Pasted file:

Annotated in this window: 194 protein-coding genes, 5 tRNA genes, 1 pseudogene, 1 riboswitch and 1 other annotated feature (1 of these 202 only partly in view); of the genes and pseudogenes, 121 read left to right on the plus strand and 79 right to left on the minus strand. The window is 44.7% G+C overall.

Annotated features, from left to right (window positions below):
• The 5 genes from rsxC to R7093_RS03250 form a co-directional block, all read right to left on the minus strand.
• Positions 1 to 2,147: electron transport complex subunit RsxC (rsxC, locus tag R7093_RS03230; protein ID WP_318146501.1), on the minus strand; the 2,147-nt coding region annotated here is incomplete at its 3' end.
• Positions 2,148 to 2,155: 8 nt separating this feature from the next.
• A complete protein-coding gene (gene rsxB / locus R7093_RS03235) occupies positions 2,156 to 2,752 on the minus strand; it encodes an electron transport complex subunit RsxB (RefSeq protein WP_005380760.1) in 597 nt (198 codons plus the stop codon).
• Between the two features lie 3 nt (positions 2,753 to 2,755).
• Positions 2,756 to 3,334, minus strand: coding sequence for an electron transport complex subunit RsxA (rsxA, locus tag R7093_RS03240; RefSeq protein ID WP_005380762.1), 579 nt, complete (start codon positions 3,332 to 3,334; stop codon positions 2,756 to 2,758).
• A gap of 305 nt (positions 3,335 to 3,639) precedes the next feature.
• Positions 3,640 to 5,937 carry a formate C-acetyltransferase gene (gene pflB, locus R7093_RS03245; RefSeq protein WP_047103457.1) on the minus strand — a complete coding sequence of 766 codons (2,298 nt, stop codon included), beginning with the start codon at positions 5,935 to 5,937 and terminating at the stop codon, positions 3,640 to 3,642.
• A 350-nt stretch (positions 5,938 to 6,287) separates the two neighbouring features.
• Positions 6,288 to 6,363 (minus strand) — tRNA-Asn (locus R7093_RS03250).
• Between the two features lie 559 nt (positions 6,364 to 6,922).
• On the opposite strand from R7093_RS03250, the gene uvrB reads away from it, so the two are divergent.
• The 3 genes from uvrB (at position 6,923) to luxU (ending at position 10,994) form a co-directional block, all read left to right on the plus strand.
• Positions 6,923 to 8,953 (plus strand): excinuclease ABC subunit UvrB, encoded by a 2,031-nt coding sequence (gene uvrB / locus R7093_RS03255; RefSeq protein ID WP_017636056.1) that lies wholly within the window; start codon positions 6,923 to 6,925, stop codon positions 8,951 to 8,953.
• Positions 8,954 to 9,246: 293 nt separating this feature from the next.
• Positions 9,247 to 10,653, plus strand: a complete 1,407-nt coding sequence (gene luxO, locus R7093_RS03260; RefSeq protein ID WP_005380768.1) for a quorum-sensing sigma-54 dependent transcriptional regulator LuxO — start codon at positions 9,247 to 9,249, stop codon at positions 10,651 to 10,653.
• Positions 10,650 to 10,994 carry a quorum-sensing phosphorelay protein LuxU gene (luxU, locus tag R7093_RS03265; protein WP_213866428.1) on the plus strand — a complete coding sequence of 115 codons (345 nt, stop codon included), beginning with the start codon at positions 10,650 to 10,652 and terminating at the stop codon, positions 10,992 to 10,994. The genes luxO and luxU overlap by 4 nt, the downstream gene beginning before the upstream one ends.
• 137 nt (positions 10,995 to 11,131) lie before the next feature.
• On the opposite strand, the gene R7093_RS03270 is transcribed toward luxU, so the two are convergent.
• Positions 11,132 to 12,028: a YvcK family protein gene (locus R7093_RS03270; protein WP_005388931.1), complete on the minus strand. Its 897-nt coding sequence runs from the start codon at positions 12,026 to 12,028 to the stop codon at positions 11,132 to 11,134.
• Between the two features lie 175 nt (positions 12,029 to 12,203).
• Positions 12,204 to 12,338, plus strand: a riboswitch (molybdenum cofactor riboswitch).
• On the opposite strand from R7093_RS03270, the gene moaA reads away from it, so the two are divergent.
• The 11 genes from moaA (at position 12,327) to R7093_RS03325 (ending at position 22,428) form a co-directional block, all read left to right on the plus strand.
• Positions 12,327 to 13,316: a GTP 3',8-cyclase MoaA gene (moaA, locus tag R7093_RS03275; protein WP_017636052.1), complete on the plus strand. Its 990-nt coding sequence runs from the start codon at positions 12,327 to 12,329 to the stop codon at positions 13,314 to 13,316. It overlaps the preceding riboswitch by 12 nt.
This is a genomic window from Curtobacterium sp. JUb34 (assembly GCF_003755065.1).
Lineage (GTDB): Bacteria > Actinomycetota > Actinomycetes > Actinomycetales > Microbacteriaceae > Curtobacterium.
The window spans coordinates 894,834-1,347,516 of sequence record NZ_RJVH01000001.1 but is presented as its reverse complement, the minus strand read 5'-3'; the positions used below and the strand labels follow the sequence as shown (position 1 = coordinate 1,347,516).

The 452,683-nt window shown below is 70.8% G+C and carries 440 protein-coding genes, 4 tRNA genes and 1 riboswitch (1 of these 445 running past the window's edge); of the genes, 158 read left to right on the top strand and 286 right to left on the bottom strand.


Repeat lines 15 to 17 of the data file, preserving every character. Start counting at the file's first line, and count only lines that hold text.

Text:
• The 3 genes from uvrB (at position 6,923) to luxU (ending at position 10,994) form a co-directional block, all read left to right on the plus strand.
• Positions 6,923 to 8,953 (plus strand): excinuclease ABC subunit UvrB, encoded by a 2,031-nt coding sequence (gene uvrB / locus R7093_RS03255; RefSeq protein ID WP_017636056.1) that lies wholly within the window; start codon positions 6,923 to 6,925, stop codon positions 8,951 to 8,953.
• Positions 8,954 to 9,246: 293 nt separating this feature from the next.